1220
General Homebrew Discussion / Re: Experimenting with hops
« on: October 27, 2015, 05:13:34 PM »
I prefer to go the extract route for this because it is so much quicker. There's no mash, and a 15-minute boil is all you need. I'm brewing 4 single-hop batches later this week and I will be done in less time than a single all-grain batch.

Do you get adequate hop bitterness with only a 10minute boil?
If you use enough hops you do. And if you're taste-testing hops then you should be using plenty of late hops anyways.

1221
Beer Recipes / Re: lager recipe for lager-hater
« on: October 27, 2015, 03:13:07 PM »


Never saw much point to them besides being quaffable and beer.
You say this like it's a bad thing. There's a big difference between Bud Light and a good German Helles.

1222
General Homebrew Discussion / Re: Blending beers with Acid beer
« on: October 27, 2015, 02:59:14 PM »
Bock/doppelbock would be interesting, as would a Helles. Any malty, but not sweet, style would probably be a good start.

1223
General Homebrew Discussion / Re: Experimental Brewing podcast
« on: October 27, 2015, 02:51:29 PM »
Awesome! I'm finally caught up on my brewing podcasts after listening to all the NHC presentations, so I can definitely use some new podcasts for my commute.

Any idea what your format is going to be? Will it be guests, Q&A, you guys presenting on topics? Looking forward to hearing you guys.

1224
Commercial Beer Reviews / Re: Mikkeller Spontanbeetroot
« on: October 27, 2015, 09:30:39 AM »
If the less you use of an ingredient the better, then what's the point of using it?

I can't believe I'm the one saying this, but sometimes, less is more.

Look at it this way: you just made that special cream sauce to accompany a meal and the first thing everyone says upon tasting it is "Wow, I love brandy in cream sauce!".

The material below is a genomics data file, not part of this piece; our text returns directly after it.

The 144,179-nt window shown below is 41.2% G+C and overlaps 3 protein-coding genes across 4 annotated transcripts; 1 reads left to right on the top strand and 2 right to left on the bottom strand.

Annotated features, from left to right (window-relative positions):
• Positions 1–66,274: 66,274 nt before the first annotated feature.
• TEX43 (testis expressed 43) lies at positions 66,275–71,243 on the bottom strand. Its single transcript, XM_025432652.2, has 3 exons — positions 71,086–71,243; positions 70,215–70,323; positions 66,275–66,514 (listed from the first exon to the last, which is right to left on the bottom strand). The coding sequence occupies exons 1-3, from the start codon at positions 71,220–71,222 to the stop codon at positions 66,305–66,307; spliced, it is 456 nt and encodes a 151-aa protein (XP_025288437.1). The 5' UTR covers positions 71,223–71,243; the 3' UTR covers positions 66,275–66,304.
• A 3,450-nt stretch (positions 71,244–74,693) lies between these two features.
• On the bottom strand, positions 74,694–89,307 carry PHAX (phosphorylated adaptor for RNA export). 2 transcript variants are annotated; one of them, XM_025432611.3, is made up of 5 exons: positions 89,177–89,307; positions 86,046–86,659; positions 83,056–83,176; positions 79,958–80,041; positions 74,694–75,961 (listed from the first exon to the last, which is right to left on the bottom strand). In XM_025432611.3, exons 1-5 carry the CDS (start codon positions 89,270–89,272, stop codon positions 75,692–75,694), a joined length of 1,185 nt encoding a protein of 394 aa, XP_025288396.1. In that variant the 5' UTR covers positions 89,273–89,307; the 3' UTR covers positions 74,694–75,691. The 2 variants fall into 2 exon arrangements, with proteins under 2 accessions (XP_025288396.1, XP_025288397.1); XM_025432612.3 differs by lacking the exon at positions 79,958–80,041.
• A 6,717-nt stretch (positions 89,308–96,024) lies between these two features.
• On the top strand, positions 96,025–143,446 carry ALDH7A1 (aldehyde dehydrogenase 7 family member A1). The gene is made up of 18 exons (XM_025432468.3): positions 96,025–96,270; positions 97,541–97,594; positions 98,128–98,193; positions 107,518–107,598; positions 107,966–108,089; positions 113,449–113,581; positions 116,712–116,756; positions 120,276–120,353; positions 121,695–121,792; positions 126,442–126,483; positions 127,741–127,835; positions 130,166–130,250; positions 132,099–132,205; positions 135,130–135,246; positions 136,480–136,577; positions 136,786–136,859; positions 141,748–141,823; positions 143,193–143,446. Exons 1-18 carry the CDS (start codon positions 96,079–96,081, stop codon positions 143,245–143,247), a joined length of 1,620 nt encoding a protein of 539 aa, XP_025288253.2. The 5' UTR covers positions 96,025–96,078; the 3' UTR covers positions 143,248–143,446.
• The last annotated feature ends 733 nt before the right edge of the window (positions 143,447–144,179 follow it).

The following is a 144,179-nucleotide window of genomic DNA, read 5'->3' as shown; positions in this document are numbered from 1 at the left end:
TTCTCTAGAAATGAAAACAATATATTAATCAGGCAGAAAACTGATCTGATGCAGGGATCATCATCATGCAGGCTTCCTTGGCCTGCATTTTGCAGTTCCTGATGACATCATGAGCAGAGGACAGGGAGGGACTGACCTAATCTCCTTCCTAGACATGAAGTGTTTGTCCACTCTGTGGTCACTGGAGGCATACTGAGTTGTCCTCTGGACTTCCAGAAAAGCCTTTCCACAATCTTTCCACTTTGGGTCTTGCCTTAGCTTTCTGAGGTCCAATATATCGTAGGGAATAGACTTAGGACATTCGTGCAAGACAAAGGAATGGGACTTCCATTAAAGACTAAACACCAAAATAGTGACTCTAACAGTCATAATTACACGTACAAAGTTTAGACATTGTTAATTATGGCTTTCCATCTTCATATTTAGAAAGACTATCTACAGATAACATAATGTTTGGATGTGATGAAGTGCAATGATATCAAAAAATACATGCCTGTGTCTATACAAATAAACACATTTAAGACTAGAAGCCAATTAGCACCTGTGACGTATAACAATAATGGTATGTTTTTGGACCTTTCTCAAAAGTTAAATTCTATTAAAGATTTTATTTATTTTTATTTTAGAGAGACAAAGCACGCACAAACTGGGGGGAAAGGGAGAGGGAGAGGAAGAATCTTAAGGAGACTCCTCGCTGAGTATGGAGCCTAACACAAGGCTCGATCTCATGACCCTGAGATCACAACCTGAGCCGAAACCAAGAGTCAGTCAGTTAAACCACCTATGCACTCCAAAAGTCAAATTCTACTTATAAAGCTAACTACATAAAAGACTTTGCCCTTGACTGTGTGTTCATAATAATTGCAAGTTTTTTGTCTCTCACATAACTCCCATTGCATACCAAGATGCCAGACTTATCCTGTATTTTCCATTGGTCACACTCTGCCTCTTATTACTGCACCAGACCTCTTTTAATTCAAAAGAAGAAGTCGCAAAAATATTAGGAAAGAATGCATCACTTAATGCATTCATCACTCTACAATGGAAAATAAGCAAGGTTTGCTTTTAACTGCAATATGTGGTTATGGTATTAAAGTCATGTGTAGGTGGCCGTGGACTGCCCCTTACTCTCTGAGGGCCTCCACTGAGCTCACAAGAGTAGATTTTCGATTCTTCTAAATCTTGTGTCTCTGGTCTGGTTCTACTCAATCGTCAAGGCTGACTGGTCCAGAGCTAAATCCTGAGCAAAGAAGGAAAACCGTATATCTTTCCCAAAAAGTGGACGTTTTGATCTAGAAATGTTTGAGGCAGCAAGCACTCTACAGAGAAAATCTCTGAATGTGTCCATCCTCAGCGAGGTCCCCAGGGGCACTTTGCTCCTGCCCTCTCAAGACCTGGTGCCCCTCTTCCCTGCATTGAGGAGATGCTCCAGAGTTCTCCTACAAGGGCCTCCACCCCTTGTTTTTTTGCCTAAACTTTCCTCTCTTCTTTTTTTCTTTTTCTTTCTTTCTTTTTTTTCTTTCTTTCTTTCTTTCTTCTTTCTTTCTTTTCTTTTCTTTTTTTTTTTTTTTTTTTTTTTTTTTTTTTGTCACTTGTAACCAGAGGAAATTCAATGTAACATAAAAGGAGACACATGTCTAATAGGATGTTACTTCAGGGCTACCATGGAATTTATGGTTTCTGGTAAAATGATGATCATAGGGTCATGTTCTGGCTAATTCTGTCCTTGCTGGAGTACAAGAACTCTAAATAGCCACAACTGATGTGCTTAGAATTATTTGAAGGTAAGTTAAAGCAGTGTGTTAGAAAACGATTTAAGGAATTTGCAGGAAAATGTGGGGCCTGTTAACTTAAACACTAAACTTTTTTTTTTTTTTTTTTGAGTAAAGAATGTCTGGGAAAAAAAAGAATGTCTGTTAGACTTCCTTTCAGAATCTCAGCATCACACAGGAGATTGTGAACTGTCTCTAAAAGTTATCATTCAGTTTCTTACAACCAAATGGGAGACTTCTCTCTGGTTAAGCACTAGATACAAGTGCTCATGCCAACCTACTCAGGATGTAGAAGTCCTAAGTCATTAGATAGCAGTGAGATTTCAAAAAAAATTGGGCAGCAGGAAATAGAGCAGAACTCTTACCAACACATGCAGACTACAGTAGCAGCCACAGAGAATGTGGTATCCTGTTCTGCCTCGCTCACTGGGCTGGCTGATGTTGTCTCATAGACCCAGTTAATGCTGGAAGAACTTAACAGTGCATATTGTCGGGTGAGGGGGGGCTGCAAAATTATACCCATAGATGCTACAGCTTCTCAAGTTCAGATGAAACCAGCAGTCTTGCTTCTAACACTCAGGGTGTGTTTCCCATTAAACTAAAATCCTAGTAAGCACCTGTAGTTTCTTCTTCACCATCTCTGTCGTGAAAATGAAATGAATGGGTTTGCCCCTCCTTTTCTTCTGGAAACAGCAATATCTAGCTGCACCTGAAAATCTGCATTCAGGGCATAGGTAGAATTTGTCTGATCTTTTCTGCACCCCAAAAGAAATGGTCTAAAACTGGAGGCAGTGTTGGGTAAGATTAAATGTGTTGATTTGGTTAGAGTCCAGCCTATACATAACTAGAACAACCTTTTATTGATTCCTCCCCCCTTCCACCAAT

Probably means you used too much brandy.
When they say "Hey, what's your secret ingredient, mine never tastes quite the same when I make it?", that means you hit the sweet spot :)

Basil in beer does work: I had a wonderful Basil Berliner Weisse at Borefts this year.
Agreed on the subtlety point, but I was thinking more of ingredients where the less you use the better because the "sweet spot" is actually zero.

You have convinced me to try the basil one, though. I haven't seen it yet, but I did pick up a bottle of the SeaBuckthorn, and I'm looking forward to trying that one out.

1225
Ingredients / Re: specialty malts for brown ale
« on: October 27, 2015, 09:10:59 AM »
What's your base malt? You could get some flavor from that by using some Vienna or Munich as some of your grist. Victory is probably a nice choice for a small speciality malt addition, too.

I am not doing a traditional brown. It will have a munich base so it will be plenty malty. I am just investigating one more specialty malt to throw in the mix but don't want to overdo it.
If you're not using roasted malts, then what's going to make it brown? A 100% Munich beer is going to be light amber in color at best.

1226
General Homebrew Discussion / Re: First wort hopping and whirlpool
« on: October 27, 2015, 08:51:42 AM »